Background: 5-Fluorouracil (5-FU) and its oral prodrug capecitabine have been rarely but consistently associated with acute central nervous system toxicity, including transient leukoencephalopathies involving the splenium of the corpus callosum.
Methods: We performed a retrospective search in the French Pharmacovigilance database (FPDB) (January 1985-July 2020) for adult patients affected by solid cancers who developed acute toxic leukoencephalopathies with splenial lesions following treatment with 5-FU or capecitabine. A comprehensive review of the literature helped to circumstantiate our findings.
Results: Our research in the FPDB identified six patients who, within 3 days from their first cycle of 5-FU or capecitabine, developed acute neurological symptoms, including gait ataxia (n = 4), dysarthria (n = 3), dysmetria (n = 2), headache (n = 2), and confusion (n = 2). Brain magnetic resonance imaging (MRI) showed T2/FLAIR (fluid-attenuated inversion recovery) hyperintensities in the corpus callosum, with diffusion restriction and no contrast enhancement, generally accompanied by additional alterations in the bilateral supratentorial white matter (n = 5). All patients discontinued the agent supposedly responsible for the toxicity and experienced full recovery after a median of 8.5 days from symptom onset. Control MRI showed a progressive normalization of acute MRI abnormalities. Literature review identified 26 cases with similar clinical and paraclinical characteristics. A single patient from the literature resumed 5-FU at a lower dose, with no recurrent toxicity.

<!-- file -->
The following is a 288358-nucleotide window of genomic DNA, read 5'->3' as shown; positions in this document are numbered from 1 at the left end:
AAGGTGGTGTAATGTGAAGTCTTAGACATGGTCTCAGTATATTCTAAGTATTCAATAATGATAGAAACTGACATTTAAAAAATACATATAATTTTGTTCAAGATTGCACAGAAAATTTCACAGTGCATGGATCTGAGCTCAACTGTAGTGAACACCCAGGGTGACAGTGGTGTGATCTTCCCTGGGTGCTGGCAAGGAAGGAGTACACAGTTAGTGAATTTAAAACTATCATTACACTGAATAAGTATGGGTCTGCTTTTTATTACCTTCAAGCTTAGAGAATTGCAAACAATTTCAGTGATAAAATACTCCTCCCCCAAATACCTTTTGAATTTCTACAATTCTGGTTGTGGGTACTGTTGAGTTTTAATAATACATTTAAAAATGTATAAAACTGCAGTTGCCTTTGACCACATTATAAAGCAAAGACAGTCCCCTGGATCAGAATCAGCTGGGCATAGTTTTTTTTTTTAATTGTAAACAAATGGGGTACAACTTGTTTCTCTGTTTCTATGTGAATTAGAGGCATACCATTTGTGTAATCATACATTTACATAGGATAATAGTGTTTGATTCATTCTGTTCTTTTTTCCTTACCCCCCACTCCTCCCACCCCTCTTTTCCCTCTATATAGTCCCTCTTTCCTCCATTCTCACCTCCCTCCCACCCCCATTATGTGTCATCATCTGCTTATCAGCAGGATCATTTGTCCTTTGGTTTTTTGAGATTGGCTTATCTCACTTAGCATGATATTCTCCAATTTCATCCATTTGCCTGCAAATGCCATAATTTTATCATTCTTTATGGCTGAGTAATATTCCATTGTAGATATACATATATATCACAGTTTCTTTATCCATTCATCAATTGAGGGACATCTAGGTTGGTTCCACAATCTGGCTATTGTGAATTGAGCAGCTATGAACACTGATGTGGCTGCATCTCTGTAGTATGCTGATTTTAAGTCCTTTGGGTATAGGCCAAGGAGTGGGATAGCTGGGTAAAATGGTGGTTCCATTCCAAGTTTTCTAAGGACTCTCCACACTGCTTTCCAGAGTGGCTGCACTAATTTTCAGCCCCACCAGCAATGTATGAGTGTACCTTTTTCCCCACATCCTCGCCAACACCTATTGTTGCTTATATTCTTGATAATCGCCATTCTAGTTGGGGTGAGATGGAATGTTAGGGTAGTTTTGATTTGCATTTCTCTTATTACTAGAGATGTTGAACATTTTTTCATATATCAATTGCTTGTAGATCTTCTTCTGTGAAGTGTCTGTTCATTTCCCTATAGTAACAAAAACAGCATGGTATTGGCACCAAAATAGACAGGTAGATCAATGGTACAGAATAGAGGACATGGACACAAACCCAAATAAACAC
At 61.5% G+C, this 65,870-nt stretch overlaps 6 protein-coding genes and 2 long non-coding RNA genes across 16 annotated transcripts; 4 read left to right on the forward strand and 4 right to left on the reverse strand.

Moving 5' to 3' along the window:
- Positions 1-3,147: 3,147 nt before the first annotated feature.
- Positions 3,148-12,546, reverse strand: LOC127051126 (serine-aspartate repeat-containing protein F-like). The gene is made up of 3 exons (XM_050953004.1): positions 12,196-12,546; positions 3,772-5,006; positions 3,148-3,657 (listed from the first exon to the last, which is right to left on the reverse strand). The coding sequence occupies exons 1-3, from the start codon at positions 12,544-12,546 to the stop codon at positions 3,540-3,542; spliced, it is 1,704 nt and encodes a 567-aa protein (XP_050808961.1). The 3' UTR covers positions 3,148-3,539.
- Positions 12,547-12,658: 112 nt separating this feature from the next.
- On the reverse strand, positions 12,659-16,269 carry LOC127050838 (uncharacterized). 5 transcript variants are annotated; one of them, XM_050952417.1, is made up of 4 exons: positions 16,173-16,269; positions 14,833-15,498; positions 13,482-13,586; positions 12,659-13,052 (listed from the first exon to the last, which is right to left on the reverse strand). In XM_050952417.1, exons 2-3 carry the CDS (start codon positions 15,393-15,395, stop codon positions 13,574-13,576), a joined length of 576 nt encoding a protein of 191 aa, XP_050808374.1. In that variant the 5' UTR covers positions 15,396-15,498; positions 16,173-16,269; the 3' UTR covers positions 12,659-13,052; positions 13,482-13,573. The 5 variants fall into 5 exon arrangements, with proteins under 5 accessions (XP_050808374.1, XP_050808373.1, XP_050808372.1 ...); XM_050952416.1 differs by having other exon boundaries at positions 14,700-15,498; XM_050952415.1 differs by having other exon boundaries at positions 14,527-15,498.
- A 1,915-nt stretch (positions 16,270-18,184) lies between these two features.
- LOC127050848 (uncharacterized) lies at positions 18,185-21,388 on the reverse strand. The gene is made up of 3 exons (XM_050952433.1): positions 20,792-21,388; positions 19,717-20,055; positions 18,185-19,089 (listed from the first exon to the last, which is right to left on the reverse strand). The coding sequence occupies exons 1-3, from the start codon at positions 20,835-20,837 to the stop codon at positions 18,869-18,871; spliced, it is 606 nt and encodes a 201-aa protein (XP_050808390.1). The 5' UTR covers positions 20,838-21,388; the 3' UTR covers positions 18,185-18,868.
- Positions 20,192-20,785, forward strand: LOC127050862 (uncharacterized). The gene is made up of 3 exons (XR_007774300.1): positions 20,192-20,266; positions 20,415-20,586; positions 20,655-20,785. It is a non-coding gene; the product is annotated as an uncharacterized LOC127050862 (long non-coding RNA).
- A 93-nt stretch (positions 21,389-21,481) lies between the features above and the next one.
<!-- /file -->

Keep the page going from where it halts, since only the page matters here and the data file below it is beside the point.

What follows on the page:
Conclusions: 5-FU and capecitabine might be responsible for acute leukoencephalopathies with transient splenial lesions that are generally reversible upon drug discontinuation. Resuming the agent responsible for toxicity might be feasible in selected cases, after having excluded dihydropyrimidine dehydrogenase deficiency, if expected benefits outweigh the risks.
Keywords: 5-fluorouracil; capecitabine; corpus callosum; neurotoxicity; toxic leukoencephalopathy.
© 2021 European Academy of Neurology.